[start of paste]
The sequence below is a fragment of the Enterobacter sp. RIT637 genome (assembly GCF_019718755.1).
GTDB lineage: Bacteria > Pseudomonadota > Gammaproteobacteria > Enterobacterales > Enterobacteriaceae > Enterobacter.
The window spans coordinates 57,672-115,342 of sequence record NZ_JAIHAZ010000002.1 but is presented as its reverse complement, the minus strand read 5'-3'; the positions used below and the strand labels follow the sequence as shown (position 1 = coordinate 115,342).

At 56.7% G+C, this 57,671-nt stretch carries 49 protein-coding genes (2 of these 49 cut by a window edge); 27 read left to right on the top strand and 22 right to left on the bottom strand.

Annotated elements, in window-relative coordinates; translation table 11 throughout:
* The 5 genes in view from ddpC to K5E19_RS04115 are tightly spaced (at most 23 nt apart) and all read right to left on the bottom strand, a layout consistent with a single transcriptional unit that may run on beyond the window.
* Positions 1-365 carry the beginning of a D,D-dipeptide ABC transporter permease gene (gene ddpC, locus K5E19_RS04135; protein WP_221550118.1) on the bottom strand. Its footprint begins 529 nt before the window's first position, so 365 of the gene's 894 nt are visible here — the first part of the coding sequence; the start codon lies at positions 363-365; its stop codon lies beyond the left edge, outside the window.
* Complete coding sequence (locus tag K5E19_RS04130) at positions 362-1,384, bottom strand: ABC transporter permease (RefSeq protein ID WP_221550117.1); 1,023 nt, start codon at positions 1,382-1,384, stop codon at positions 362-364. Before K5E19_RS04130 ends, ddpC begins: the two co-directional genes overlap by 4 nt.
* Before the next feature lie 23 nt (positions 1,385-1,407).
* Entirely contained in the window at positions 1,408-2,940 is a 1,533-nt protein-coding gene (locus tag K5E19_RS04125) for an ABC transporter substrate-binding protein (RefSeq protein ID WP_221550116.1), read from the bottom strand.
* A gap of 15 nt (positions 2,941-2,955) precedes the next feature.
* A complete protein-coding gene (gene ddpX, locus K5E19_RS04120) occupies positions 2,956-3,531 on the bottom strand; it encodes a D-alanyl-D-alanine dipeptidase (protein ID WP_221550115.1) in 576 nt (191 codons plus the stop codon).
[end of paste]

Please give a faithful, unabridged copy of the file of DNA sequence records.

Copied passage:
The sequence below is a fragment of the Enterobacter sp. RIT637 genome (assembly GCF_019718755.1).
GTDB lineage: Bacteria > Pseudomonadota > Gammaproteobacteria > Enterobacterales > Enterobacteriaceae > Enterobacter.
The window spans coordinates 57,672-115,342 of sequence record NZ_JAIHAZ010000002.1 but is presented as its reverse complement, the minus strand read 5'-3'; the positions used below and the strand labels follow the sequence as shown (position 1 = coordinate 115,342).

At 56.7% G+C, this 57,671-nt stretch carries 49 protein-coding genes (2 of these 49 cut by a window edge); 27 read left to right on the top strand and 22 right to left on the bottom strand.

Annotated elements, in window-relative coordinates; translation table 11 throughout:
* The 5 genes in view from ddpC to K5E19_RS04115 are tightly spaced (at most 23 nt apart) and all read right to left on the bottom strand, a layout consistent with a single transcriptional unit that may run on beyond the window.
* Positions 1-365 carry the beginning of a D,D-dipeptide ABC transporter permease gene (gene ddpC, locus K5E19_RS04135; protein WP_221550118.1) on the bottom strand. Its footprint begins 529 nt before the window's first position, so 365 of the gene's 894 nt are visible here — the first part of the coding sequence; the start codon lies at positions 363-365; its stop codon lies beyond the left edge, outside the window.
* Complete coding sequence (locus tag K5E19_RS04130) at positions 362-1,384, bottom strand: ABC transporter permease (RefSeq protein ID WP_221550117.1); 1,023 nt, start codon at positions 1,382-1,384, stop codon at positions 362-364. Before K5E19_RS04130 ends, ddpC begins: the two co-directional genes overlap by 4 nt.
* Before the next feature lie 23 nt (positions 1,385-1,407).
* Entirely contained in the window at positions 1,408-2,940 is a 1,533-nt protein-coding gene (locus tag K5E19_RS04125) for an ABC transporter substrate-binding protein (RefSeq protein ID WP_221550116.1), read from the bottom strand.
* A gap of 15 nt (positions 2,941-2,955) precedes the next feature.
* A complete protein-coding gene (gene ddpX, locus K5E19_RS04120) occupies positions 2,956-3,531 on the bottom strand; it encodes a D-alanyl-D-alanine dipeptidase (protein ID WP_221550115.1) in 576 nt (191 codons plus the stop codon).